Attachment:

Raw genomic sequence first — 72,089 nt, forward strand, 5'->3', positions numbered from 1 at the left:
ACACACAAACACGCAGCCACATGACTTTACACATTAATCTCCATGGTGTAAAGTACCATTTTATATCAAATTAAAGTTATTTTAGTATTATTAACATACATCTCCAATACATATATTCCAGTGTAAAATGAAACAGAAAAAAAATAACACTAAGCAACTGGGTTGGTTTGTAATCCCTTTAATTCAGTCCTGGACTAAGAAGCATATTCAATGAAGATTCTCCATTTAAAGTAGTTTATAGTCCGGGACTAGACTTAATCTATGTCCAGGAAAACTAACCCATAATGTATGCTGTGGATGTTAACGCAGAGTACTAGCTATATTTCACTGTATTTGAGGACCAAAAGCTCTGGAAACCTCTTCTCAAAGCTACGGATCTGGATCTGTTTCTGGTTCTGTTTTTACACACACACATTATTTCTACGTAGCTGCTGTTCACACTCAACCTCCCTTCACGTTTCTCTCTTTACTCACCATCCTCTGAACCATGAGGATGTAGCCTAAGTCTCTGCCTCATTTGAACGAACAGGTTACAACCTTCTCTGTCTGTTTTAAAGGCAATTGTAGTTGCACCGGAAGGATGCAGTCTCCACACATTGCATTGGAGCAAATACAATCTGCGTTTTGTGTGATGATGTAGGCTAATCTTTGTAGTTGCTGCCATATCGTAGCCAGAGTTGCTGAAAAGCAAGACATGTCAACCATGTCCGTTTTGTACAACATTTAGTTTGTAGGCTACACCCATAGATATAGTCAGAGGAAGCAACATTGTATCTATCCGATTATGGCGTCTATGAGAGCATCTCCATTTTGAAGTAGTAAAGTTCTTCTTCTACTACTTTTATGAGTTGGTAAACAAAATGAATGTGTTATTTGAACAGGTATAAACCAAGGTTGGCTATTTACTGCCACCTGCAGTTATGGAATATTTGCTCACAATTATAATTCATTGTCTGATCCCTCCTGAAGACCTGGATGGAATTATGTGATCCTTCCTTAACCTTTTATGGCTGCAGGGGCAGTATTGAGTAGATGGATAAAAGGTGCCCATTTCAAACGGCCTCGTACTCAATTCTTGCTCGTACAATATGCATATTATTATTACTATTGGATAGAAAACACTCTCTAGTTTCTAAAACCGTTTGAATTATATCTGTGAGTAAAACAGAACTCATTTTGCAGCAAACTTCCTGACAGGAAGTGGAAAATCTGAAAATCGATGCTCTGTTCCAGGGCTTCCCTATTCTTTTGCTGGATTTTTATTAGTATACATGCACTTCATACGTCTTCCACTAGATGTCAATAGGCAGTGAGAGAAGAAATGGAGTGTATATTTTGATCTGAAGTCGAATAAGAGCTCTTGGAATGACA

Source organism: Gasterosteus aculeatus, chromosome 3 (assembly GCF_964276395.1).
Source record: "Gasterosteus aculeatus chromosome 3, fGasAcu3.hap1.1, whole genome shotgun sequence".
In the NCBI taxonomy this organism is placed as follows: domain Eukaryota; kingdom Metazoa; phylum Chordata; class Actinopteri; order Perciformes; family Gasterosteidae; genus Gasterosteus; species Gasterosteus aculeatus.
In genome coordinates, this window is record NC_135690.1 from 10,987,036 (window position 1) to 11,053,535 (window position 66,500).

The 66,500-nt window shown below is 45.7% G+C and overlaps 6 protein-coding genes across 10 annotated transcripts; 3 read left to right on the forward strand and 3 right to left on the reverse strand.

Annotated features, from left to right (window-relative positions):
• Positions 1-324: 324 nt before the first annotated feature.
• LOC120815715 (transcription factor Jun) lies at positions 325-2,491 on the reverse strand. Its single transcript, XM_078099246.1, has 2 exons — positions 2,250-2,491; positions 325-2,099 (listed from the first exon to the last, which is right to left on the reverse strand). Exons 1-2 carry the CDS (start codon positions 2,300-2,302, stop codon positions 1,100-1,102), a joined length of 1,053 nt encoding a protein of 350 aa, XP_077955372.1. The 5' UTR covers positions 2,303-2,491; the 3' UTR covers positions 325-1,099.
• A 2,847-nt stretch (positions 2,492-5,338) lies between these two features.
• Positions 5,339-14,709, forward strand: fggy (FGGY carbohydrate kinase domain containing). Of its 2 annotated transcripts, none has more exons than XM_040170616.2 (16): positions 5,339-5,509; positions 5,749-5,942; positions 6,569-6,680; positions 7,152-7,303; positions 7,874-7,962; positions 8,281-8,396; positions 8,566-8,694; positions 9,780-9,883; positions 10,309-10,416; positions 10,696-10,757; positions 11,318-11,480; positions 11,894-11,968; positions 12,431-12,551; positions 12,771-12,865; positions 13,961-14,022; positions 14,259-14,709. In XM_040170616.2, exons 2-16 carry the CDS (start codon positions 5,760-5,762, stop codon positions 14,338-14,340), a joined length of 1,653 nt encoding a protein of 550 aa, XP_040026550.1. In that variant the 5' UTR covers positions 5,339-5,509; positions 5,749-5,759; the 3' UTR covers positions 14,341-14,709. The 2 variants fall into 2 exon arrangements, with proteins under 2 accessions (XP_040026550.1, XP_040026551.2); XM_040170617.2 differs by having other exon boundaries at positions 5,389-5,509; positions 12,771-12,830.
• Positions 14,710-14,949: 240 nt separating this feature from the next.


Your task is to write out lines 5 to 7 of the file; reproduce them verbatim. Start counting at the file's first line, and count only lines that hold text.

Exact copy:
In the NCBI taxonomy this organism is placed as follows: domain Eukaryota; kingdom Metazoa; phylum Chordata; class Actinopteri; order Perciformes; family Gasterosteidae; genus Gasterosteus; species Gasterosteus aculeatus.
In genome coordinates, this window is record NC_135690.1 from 10,987,036 (window position 1) to 11,053,535 (window position 66,500).

The 66,500-nt window shown below is 45.7% G+C and overlaps 6 protein-coding genes across 10 annotated transcripts; 3 read left to right on the forward strand and 3 right to left on the reverse strand.